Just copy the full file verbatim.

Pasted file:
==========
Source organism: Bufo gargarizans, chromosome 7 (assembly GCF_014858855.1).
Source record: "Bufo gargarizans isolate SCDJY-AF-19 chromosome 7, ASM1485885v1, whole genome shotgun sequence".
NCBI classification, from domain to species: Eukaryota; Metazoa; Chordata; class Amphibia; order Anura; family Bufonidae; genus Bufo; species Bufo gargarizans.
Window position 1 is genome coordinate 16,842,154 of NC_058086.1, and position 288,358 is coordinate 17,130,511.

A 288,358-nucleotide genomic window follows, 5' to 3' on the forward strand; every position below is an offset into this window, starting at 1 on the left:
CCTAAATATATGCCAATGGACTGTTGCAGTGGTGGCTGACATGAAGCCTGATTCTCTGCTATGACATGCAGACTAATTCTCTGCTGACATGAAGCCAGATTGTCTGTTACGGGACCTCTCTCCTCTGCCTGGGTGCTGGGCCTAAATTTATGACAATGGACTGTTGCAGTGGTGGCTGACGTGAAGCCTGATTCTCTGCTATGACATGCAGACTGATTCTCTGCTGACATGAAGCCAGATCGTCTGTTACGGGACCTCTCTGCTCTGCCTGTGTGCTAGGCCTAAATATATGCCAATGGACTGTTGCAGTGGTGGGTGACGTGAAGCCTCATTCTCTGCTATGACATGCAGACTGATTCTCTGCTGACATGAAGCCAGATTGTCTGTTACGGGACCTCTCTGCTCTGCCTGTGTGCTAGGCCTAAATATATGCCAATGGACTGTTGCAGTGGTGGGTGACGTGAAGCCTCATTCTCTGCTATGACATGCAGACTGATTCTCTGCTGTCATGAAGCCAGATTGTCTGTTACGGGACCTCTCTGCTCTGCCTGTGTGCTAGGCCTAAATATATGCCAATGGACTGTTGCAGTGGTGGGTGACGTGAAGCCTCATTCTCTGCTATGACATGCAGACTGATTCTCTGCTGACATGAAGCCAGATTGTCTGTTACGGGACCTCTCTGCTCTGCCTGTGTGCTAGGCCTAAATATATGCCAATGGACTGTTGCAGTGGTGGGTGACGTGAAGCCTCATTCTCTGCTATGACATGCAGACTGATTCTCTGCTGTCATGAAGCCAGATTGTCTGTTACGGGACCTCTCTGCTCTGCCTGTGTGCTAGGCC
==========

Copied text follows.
Source organism: Bufo gargarizans, chromosome 7 (assembly GCF_014858855.1).
Source record: "Bufo gargarizans isolate SCDJY-AF-19 chromosome 7, ASM1485885v1, whole genome shotgun sequence".
NCBI classification, from domain to species: Eukaryota; Metazoa; Chordata; class Amphibia; order Anura; family Bufonidae; genus Bufo; species Bufo gargarizans.
Window position 1 is genome coordinate 16,842,154 of NC_058086.1, and position 288,358 is coordinate 17,130,511.

A 288,358-nucleotide genomic window follows, 5' to 3' on the forward strand; every position below is an offset into this window, starting at 1 on the left:
CCTAAATATATGCCAATGGACTGTTGCAGTGGTGGCTGACATGAAGCCTGATTCTCTGCTATGACATGCAGACTAATTCTCTGCTGACATGAAGCCAGATTGTCTGTTACGGGACCTCTCTCCTCTGCCTGGGTGCTGGGCCTAAATTTATGACAATGGACTGTTGCAGTGGTGGCTGACGTGAAGCCTGATTCTCTGCTATGACATGCAGACTGATTCTCTGCTGACATGAAGCCAGATCGTCTGTTACGGGACCTCTCTGCTCTGCCTGTGTGCTAGGCCTAAATATATGCCAATGGACTGTTGCAGTGGTGGGTGACGTGAAGCCTCATTCTCTGCTATGACATGCAGACTGATTCTCTGCTGACATGAAGCCAGATTGTCTGTTACGGGACCTCTCTGCTCTGCCTGTGTGCTAGGCCTAAATATATGCCAATGGACTGTTGCAGTGGTGGGTGACGTGAAGCCTCATTCTCTGCTATGACATGCAGACTGATTCTCTGCTGTCATGAAGCCAGATTGTCTGTTACGGGACCTCTCTGCTCTGCCTGTGTGCTAGGCCTAAATATATGCCAATGGACTGTTGCAGTGGTGGGTGACGTGAAGCCTCATTCTCTGCTATGACATGCAGACTGATTCTCTGCTGACATGAAGCCAGATTGTCTGTTACGGGACCTCTCTGCTCTGCCTGTGTGCTAGGCCTAAATATATGCCAATGGACTGTTGCAGTGGTGGGTGACGTGAAGCCTCATTCTCTGCTATGACATGCAGACTGATTCTCTGCTGTCATGAAGCCAGATTGTCTGTTACGGGACCTCTCTGCTCTGCCTGTGTGCTAGGCC